Psalms 113 COMMENTARY (Ellicott)

Psalm 113
Ellicott's Commentary for English Readers

This psalm begins the Hallel, or as sometimes called, the great Hallel—though that name more properly is confined to Psalms 136—recited at the great Jewish feasts. It is partly modelled on Hannah’s song. Its form is regular.

Praise ye the LORD. Praise, O ye servants of the LORD, praise the name of the LORD.
(1) Ye servants of the Lordi.e., Israel. (See Psalm 69:36.)

Blessed be the name of the LORD from this time forth and for evermore.
From the rising of the sun unto the going down of the same the LORD'S name is to be praised.
The LORD is high above all nations, and his glory above the heavens.
(4) Comp. Psalm 8:1, &c

Who is like unto the LORD our God, who dwelleth on high,
Who humbleth himself to behold the things that are in heaven, and in the earth!
(6) Humbleth himself.—Contrast this condescension with the indifference to human joys and sorrows which heathen deities were said to show.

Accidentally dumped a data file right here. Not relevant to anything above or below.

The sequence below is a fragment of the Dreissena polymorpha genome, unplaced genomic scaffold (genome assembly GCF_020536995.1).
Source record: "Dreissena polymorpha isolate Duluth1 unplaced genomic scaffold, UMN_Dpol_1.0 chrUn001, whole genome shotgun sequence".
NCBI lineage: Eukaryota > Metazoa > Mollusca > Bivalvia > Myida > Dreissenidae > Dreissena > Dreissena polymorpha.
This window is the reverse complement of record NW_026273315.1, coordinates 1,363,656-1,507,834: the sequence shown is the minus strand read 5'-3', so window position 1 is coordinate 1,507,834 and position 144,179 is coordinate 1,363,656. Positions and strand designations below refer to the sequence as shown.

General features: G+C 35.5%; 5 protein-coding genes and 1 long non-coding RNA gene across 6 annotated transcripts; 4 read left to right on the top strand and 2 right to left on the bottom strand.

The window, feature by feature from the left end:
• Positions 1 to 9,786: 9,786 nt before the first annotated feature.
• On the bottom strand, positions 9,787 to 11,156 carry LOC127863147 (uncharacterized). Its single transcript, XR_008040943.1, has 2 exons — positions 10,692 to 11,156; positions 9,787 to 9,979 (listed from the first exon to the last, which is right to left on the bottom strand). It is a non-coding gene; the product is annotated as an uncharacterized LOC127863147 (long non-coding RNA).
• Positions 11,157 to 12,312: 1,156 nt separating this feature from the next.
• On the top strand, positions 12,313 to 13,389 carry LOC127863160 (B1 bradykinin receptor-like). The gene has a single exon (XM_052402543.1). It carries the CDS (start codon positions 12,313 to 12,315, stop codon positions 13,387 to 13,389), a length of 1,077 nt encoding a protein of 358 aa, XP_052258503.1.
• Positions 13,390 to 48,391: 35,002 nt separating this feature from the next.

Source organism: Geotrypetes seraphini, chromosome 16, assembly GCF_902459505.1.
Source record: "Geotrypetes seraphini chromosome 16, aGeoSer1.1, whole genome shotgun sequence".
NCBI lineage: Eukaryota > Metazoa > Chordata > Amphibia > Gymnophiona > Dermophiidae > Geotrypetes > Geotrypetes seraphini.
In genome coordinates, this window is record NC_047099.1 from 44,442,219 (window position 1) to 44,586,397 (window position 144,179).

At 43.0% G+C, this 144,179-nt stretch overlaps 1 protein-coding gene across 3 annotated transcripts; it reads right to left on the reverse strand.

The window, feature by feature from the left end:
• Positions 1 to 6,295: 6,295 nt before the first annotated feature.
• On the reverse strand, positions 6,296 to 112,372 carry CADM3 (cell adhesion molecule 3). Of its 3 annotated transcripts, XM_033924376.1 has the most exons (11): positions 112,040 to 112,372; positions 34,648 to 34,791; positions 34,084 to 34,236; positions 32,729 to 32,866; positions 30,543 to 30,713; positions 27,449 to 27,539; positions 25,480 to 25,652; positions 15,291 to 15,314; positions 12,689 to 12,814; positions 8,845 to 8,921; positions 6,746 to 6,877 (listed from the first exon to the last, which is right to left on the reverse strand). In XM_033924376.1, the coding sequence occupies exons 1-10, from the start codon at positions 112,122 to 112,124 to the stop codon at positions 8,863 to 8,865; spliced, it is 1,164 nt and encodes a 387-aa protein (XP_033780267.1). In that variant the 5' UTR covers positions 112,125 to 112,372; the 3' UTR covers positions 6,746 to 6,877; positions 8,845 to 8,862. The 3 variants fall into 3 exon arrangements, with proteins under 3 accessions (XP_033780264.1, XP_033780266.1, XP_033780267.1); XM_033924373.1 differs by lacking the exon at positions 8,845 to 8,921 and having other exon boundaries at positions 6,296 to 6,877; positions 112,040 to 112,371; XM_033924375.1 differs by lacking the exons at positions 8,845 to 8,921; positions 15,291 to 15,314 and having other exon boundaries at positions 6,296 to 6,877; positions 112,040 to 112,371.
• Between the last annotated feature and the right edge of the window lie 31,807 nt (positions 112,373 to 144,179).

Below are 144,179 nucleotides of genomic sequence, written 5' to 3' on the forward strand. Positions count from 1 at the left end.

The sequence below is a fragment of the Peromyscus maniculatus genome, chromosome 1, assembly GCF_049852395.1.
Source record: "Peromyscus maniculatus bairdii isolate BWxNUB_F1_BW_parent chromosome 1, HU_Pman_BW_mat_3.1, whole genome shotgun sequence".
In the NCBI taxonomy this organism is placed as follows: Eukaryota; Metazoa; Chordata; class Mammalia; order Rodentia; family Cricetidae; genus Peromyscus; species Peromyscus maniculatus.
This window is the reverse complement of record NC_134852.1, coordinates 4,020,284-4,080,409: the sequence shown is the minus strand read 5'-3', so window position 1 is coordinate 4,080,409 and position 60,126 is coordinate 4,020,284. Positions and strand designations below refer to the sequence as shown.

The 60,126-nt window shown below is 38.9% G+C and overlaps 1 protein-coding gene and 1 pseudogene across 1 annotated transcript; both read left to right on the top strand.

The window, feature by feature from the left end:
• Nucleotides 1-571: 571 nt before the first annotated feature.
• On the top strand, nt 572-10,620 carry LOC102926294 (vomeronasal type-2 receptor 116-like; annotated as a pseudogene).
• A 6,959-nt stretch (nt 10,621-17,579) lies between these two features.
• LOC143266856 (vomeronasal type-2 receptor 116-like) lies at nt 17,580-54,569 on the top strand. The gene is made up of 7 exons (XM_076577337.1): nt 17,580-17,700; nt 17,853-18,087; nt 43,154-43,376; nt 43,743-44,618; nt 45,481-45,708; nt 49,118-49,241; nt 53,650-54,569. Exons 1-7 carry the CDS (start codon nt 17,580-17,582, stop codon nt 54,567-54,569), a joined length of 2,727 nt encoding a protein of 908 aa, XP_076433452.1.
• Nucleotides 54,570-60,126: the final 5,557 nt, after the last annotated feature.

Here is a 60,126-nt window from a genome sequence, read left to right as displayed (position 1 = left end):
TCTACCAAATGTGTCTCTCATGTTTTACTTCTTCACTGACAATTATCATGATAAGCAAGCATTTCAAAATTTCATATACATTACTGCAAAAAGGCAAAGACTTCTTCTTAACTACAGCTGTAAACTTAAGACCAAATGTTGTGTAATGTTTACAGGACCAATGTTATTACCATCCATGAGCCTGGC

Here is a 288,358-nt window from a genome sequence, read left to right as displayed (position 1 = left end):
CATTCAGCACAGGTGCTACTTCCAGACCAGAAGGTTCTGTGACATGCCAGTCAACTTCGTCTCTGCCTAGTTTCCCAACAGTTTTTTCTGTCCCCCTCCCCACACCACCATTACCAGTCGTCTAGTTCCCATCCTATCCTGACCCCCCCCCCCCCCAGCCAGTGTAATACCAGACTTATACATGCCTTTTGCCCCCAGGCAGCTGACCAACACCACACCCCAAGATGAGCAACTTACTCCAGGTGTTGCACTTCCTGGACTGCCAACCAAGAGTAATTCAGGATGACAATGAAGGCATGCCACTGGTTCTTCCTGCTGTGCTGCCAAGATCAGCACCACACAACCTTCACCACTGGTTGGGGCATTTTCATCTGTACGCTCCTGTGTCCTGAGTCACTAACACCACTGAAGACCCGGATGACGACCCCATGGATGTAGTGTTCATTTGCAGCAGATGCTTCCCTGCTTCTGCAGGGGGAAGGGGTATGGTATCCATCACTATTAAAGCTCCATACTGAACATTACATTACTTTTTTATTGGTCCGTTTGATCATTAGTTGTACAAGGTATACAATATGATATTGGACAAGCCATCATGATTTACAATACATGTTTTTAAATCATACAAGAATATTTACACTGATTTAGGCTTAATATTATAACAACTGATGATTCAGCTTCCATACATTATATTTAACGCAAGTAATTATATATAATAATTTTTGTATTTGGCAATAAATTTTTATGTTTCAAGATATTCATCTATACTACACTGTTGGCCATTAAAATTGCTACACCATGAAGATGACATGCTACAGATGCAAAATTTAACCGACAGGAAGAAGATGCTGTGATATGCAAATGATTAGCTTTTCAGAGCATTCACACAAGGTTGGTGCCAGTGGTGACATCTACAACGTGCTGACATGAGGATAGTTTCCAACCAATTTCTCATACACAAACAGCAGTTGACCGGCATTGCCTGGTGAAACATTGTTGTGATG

He raiseth up the poor out of the dust, and lifteth the needy out of the dunghill;
(7-8) See 1 Samuel 2:8, from which the verses are taken; and comp. Luke 1:52.

So the heathen poet sang of Jove (Hor.: Odes i., 34, 35).

(7) Dunghill.—Literally, a heap of rubbish. “Before each village in Hauran there is a place where the household heap up the sweepings of their stalls, and it gradually reaches a great circumference and a height which rises far above the highest buildings of the village.” “The mezbela serves the inhabitants of the district as a watch-tower, and on close oppressive evenings as a place of assembly, because there is a current of air on the height. There the children play about the whole day long; there the forsaken one lies who, having been seized with some horrible malady, is not allowed to enter the dwellings of men, by day asking alms of the passers by, and at night hiding himself among the ashes which the sun has warmed.”—Delitzsch’s Commentary on the Book of Job, ii. 152, with Note by Wetzstein. It was on the mezbela that, according to tradition, Job sat.

That he may set him with princes, even with the princes of his people.
He maketh the barren woman to keep house, and to be a joyful mother of children. Praise ye the LORD.
(9) He maketh.—See margin. Motherhood alone assured the wife of a fixed and dignified position in her husband’s house. The quotation from Hannah’s song suggested the allusion to her story. We are no doubt right in taking this joyful mother as emblematic of the nation itself restored to prosperity and joy.

Courtesy of Open Bible